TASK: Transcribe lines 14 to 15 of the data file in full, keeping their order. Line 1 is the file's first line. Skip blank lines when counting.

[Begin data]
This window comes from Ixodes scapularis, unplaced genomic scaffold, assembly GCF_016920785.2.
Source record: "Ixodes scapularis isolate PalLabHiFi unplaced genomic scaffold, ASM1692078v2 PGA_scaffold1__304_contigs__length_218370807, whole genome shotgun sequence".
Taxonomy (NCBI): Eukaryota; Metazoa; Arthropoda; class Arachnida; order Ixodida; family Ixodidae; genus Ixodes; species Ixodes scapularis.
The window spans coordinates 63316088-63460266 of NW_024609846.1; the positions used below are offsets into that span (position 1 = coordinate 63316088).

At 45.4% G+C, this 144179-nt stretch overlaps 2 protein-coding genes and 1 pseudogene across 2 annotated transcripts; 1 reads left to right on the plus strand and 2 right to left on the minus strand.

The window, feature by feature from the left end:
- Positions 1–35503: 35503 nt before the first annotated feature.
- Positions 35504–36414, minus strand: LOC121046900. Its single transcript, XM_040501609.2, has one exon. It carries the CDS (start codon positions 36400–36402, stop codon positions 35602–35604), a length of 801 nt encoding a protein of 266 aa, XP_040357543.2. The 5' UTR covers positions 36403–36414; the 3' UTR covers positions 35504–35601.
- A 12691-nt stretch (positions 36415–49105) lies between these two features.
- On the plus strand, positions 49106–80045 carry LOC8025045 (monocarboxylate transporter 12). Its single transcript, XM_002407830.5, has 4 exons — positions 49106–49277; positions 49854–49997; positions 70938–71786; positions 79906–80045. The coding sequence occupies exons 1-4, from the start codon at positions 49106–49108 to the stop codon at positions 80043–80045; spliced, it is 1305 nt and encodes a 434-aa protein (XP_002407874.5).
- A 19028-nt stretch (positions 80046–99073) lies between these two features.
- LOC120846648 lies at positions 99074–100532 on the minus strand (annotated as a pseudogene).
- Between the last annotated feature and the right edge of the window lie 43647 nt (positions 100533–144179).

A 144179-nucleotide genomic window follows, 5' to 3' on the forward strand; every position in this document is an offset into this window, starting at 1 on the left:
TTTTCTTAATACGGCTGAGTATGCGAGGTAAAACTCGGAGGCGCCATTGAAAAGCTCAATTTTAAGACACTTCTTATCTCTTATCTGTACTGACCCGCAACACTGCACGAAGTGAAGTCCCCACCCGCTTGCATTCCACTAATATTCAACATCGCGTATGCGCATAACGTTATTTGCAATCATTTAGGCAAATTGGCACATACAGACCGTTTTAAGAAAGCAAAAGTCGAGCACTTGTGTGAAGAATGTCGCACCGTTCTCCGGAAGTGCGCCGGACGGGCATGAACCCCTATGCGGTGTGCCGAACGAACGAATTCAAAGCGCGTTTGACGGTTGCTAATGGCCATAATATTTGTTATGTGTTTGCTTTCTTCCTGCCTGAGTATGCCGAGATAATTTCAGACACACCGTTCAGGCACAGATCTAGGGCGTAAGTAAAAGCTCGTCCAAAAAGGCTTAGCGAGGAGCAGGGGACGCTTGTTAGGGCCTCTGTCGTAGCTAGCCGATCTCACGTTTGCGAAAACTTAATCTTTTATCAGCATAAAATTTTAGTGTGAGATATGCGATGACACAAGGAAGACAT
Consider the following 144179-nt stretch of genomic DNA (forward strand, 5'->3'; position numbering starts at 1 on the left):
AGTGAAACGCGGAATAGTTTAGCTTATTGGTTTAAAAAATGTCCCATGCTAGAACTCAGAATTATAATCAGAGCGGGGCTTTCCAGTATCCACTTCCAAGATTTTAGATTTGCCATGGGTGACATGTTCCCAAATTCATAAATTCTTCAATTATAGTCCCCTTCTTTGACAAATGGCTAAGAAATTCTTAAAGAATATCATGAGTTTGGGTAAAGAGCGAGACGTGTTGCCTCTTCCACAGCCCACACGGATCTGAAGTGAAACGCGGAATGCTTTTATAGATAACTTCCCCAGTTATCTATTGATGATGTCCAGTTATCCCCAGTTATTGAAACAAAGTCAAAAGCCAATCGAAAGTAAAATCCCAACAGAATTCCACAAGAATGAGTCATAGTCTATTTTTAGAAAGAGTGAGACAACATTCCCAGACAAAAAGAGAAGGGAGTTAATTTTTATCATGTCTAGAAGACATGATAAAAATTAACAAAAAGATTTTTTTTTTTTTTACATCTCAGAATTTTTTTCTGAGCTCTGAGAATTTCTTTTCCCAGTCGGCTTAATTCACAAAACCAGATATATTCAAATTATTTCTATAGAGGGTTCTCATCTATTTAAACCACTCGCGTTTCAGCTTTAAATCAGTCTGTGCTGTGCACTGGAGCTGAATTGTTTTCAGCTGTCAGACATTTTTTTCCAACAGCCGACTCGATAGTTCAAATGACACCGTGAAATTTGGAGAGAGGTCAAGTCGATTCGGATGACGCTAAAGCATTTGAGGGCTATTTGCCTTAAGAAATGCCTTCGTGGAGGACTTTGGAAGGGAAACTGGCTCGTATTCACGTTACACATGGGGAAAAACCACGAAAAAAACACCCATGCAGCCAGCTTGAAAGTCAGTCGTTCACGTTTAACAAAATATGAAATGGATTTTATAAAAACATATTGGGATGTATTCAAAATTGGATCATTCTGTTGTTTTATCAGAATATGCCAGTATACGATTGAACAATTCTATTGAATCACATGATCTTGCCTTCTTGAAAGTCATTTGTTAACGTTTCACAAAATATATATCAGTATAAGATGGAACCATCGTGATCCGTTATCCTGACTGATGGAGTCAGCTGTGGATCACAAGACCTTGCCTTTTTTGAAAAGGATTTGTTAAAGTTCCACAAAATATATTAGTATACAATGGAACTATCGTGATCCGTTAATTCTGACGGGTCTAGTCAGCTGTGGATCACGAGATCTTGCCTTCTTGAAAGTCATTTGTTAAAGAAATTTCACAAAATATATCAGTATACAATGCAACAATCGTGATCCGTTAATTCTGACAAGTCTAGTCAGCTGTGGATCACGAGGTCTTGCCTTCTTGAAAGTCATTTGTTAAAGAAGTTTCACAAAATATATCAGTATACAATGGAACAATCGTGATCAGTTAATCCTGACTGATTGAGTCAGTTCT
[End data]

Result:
A 144179-nucleotide genomic window follows, 5' to 3' on the forward strand; every position in this document is an offset into this window, starting at 1 on the left:
TTTTCTTAATACGGCTGAGTATGCGAGGTAAAACTCGGAGGCGCCATTGAAAAGCTCAATTTTAAGACACTTCTTATCTCTTATCTGTACTGACCCGCAACACTGCACGAAGTGAAGTCCCCACCCGCTTGCATTCCACTAATATTCAACATCGCGTATGCGCATAACGTTATTTGCAATCATTTAGGCAAATTGGCACATACAGACCGTTTTAAGAAAGCAAAAGTCGAGCACTTGTGTGAAGAATGTCGCACCGTTCTCCGGAAGTGCGCCGGACGGGCATGAACCCCTATGCGGTGTGCCGAACGAACGAATTCAAAGCGCGTTTGACGGTTGCTAATGGCCATAATATTTGTTATGTGTTTGCTTTCTTCCTGCCTGAGTATGCCGAGATAATTTCAGACACACCGTTCAGGCACAGATCTAGGGCGTAAGTAAAAGCTCGTCCAAAAAGGCTTAGCGAGGAGCAGGGGACGCTTGTTAGGGCCTCTGTCGTAGCTAGCCGATCTCACGTTTGCGAAAACTTAATCTTTTATCAGCATAAAATTTTAGTGTGAGATATGCGATGACACAAGGAAGACAT